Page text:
Feb 2, 2018 | By David

We’re all familiar with the experience of food being tricky to swallow, whether it’s fish, cheese or something else entirely. But what if not being able to swallow your food was a serious health problem, as opposed to just an occasional mealtime inconvenience? Swallowing disorders, or dysphagia, affect around 8 percent of the world’s population, and they can have serious consequences for sufferers’ nutrition as well as breathing and mental health. A recent breakthrough in 3D printed food, made by researchers at Australia’s Deakin University, has the potential to significantly improve quality of life for these people.

(members of the team with one of their previous 3D printed food experiments)

Deakin Disability and Inclusion Chair Professor Susan Balandin is a speech pathologist and expert in mealtime management and swallowing disorders. According to her, “People who have had a stroke, have dementia, or have a lifelong severe disability such as cognitive impairment or cerebral palsy often have difficulty swallowing food, and require their food and fluid textures to be modified’’

Current texture-modified foods are usually soft and bite-sized, minced, moist and pureed. Specialists advise people with dysphagia to avoid stringy, chewy, crumbly, crunchy and solid foods. The result of this is that the meals become functional and homogenous, spoiling what can be one of life’s greatest pleasures.  According to Balandin, ‘‘the problem is that traditionally modified meals are often considered mushy and unappealing, which leads to food refusal and poor nutrition, or refusing to eat modified foods which then increases the risk of choking or aspiration pneumonia, particularly in older people in aged care facilities.’’

In a collaborative effort between speech pathologists and engineers at the University, 3D printing was used to develop a new way to modify food. The team attempted to take advantage of the technology’s design and customization possibilities to create more palatable food items than those in the modified meals usually offered to people with dysphagia.

3D food printing allows the layering of different tastes, textures and colours into a desired shape, without needing food additives. The idea was to enable printing of foodstuffs with an easy-to-swallow texture, which were also personalized according to a particular individual’s aesthetic and taste preferences.

The ingredients chosen for the team’s 3D printing experiment were canned tuna, which is a good source of protein, along with pureed pumpkin and beetroot, to provide the necessary vitamins and minerals that fruits and vegetables have in abundance.

The 3D printer that the team made use of was an EnvisionTEC GmbH Bioplotter, an extrusion-based system that cost under $500. As this was a research study, the team didn’t want to invest too heavily, although there are a number of alternative 3D food printing techniques available. These include binding, lamination, and photopolymerization, as well as a variety of different extrusion processes depending on the particular food type that is being used.

It was decided that a fish shape could work well for this tuna-based dish, so the team created a digital 3D model of a fish in Solidworks CAD software, and then sliced it in preparation for printing. Tuna made up the main body of the fish, while the pureed beetroot was used to make its purple fins and the pureed pumpkin gave it an orange eye and gills. Total printing time was fast, at around 3 minutes from start to finish.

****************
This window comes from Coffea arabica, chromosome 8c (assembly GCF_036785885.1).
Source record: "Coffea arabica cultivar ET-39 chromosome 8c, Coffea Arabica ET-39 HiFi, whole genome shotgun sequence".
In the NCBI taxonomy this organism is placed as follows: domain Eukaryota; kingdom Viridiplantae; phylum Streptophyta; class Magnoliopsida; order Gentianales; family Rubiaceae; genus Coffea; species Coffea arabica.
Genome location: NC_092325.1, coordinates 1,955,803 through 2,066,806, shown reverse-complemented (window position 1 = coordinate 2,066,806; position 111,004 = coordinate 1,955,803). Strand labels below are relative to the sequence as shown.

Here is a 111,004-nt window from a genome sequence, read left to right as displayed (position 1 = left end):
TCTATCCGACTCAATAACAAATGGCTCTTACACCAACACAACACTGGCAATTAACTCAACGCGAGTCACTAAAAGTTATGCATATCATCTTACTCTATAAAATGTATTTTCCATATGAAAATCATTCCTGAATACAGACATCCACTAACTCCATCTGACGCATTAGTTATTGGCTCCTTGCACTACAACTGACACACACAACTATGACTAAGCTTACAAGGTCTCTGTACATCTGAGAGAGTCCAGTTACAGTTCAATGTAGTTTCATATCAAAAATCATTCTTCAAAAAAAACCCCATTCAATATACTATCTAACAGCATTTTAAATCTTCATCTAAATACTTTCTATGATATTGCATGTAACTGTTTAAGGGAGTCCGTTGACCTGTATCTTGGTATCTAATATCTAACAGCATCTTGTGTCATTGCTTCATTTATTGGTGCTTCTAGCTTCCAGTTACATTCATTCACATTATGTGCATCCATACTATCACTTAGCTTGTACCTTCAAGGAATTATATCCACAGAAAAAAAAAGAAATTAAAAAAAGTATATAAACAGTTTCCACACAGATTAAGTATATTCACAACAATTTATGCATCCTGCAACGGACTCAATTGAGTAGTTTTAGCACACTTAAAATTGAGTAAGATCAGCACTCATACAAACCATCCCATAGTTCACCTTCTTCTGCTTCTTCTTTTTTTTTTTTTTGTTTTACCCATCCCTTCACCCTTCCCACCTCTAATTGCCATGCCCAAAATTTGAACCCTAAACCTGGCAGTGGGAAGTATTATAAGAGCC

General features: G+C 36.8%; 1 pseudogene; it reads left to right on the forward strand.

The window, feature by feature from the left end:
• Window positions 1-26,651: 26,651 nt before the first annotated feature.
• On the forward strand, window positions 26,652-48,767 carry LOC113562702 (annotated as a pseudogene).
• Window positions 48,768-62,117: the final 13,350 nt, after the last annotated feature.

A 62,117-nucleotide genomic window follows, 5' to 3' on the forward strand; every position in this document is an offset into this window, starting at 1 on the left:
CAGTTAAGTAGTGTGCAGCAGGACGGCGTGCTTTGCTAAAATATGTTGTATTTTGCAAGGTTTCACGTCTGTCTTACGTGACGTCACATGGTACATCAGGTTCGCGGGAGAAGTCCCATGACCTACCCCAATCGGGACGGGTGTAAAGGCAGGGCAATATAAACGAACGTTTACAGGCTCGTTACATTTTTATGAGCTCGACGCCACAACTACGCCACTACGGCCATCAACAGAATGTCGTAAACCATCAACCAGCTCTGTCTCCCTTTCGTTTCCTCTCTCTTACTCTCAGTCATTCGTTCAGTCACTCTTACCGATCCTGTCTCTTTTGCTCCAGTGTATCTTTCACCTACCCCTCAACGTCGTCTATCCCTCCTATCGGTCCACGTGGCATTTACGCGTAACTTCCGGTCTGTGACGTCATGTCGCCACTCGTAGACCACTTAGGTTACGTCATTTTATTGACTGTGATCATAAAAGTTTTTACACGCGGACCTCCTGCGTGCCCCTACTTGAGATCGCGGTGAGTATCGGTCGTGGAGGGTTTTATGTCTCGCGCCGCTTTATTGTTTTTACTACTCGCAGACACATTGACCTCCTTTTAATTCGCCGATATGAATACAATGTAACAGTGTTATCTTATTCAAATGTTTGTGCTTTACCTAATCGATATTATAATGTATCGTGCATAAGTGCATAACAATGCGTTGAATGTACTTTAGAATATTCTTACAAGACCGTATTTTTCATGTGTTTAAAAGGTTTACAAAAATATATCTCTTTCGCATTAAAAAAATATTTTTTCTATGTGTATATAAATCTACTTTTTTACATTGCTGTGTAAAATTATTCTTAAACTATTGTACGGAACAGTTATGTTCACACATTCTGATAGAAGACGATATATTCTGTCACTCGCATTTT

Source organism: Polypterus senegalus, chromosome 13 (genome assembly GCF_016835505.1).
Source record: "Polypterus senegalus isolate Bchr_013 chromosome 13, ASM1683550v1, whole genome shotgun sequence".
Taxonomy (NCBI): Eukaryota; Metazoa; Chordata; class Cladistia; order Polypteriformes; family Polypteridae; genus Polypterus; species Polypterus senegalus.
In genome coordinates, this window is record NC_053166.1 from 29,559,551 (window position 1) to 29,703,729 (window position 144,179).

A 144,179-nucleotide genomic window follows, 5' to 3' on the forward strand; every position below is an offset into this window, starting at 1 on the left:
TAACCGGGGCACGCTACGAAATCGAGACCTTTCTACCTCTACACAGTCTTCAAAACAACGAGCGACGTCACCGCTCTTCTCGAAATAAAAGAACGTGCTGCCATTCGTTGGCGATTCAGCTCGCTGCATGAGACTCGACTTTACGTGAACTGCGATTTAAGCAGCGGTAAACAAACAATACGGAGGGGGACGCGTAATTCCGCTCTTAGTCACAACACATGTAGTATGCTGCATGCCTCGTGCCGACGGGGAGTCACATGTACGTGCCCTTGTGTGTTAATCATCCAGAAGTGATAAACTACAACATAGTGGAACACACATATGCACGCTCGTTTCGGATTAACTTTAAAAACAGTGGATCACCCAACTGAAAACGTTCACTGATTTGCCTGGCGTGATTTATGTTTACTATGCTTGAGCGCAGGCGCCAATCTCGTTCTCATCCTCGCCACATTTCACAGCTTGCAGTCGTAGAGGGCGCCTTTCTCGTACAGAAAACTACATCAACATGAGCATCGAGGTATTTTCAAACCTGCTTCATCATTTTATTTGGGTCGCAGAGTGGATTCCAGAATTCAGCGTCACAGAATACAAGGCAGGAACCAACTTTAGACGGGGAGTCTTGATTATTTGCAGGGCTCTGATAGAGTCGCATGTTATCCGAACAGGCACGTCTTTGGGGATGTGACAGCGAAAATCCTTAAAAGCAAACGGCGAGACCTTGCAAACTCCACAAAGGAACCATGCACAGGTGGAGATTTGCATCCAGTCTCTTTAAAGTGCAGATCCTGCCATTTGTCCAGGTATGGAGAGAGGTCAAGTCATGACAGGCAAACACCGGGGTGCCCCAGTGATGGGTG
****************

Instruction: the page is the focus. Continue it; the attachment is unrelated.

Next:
After a few trials, the team found that a transparency film of cellulose acetate was the best surface on which to print. The standard greaseproof paper and aluminium foil preparation surface used in conventional kitchens didn’t provide enough surface friction for the first layer of the print to attatch itself, thus affecting the rest of the structure adversely. The finished meal was tested out by a skilled chef and a couple of other amateur gourmands who confirmed that the taste of this customized 3D printed dish was good, and very similar to one that was produced in the conventional way.

Despite the success of this project, there is still a lack of knowledge about the safety of food processed by 3D printing systems, which could affect the technology’s ability to be scaled up any further. A recent report supported by the European Food Safety Authority, which has warned that there are still no rigorous examinations of the safety of 3D printed food, details an alarming inventory of potential hazards and subsequent risks. These include the formation of heat-generated compounds which could be hazardous to health, as well as microbiological risks from contaminated or dirty printer cartridges and physical risks such as printer fragments breaking off into the food. There is also the potential for food fraud, through the marketing of sub-standard raw materials in cartridges.

Hopefully these are problems that will be tackled as the technology becomes more accessible, and demand for 3D printed food grows. Deakin School of Engineering Professor Abbas Kouzani said 3D food printing technology could one day allow organizations to produce personalized food meals on a large scale, which would be hugely beneficial for the everyday running of hospitals and aged care facilities. “It’s expected that the technology will improve and grow significantly over the next five years, and further research is needed to investigate 3D food printing’s potential to improve health and wellbeing, as well as the economic advantages”, he said.



Posted in 3D Printing Application



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